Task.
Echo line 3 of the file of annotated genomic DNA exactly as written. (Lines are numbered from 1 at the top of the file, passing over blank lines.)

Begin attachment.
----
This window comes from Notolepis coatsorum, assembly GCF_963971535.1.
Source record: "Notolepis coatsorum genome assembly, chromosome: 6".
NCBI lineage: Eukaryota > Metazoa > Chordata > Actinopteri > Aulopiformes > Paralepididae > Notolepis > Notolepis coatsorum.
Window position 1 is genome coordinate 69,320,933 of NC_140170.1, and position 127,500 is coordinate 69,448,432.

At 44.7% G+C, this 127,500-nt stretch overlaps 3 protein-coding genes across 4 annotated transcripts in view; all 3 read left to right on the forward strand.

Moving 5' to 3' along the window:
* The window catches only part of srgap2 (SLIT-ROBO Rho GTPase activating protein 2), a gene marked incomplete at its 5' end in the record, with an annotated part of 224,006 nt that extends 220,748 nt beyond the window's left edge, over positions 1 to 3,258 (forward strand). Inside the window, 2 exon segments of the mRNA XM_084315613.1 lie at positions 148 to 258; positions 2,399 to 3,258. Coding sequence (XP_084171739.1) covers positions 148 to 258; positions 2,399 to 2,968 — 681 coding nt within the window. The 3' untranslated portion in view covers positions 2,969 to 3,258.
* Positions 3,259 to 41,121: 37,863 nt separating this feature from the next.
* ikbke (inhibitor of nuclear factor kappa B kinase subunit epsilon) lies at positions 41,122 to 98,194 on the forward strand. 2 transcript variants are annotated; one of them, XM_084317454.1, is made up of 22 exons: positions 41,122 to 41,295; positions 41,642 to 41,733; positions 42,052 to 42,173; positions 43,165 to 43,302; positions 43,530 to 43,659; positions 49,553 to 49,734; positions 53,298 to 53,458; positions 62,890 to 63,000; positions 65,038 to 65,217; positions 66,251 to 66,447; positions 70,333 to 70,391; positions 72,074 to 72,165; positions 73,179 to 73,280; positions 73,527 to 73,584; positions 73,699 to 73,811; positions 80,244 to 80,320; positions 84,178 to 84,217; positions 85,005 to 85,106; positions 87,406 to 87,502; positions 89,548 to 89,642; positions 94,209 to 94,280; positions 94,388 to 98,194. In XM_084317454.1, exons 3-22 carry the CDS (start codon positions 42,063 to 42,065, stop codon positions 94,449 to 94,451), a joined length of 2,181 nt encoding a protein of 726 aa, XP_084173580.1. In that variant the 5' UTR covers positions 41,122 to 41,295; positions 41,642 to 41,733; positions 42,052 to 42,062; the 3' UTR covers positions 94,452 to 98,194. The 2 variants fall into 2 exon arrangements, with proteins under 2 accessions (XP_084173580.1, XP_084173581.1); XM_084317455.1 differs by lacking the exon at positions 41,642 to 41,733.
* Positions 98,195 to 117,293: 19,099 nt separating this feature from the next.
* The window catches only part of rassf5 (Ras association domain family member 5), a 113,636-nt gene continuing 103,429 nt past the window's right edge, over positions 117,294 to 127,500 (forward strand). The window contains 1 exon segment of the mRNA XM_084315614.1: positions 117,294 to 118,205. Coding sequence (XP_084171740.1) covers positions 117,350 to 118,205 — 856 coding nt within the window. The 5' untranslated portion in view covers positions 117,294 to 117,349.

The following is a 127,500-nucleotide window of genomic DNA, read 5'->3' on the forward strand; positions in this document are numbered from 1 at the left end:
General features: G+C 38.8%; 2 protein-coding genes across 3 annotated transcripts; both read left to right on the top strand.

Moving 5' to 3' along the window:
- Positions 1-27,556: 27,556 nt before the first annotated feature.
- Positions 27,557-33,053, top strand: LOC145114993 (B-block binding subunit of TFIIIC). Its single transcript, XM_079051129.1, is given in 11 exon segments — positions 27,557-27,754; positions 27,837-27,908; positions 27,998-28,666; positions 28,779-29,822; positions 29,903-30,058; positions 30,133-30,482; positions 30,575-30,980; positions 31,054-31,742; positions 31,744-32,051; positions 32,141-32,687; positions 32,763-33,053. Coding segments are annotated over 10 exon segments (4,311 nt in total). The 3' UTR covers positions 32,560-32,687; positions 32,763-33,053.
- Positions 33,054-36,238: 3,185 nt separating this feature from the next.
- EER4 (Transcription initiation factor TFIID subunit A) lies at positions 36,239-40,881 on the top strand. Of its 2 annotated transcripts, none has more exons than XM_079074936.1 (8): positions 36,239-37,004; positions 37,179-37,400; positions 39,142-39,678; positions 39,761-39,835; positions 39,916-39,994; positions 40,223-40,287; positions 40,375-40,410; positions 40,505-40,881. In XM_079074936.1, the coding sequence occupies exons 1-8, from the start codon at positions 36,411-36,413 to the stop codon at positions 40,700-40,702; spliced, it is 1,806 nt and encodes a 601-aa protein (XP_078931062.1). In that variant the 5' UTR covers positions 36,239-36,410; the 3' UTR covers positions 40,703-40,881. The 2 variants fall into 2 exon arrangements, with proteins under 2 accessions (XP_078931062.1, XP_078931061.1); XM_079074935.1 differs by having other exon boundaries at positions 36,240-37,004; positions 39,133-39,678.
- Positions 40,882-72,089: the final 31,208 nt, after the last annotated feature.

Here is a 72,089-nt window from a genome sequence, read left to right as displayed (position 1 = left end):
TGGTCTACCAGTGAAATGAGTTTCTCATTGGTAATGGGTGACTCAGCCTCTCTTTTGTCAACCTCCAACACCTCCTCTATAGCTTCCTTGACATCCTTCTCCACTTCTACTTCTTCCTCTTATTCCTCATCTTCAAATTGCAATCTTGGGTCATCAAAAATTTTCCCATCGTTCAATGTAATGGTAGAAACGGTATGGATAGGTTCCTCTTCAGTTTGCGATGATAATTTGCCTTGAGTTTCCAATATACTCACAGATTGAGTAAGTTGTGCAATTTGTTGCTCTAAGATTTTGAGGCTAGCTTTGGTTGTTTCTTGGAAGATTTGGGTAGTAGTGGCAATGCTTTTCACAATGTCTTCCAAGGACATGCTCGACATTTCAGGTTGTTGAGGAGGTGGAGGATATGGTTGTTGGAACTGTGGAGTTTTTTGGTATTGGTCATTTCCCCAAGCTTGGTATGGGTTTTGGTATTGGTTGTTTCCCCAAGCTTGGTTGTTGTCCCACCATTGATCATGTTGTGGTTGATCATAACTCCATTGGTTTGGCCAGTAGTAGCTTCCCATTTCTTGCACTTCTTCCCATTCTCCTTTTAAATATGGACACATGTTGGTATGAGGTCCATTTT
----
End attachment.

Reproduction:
NCBI lineage: Eukaryota > Metazoa > Chordata > Actinopteri > Aulopiformes > Paralepididae > Notolepis > Notolepis coatsorum.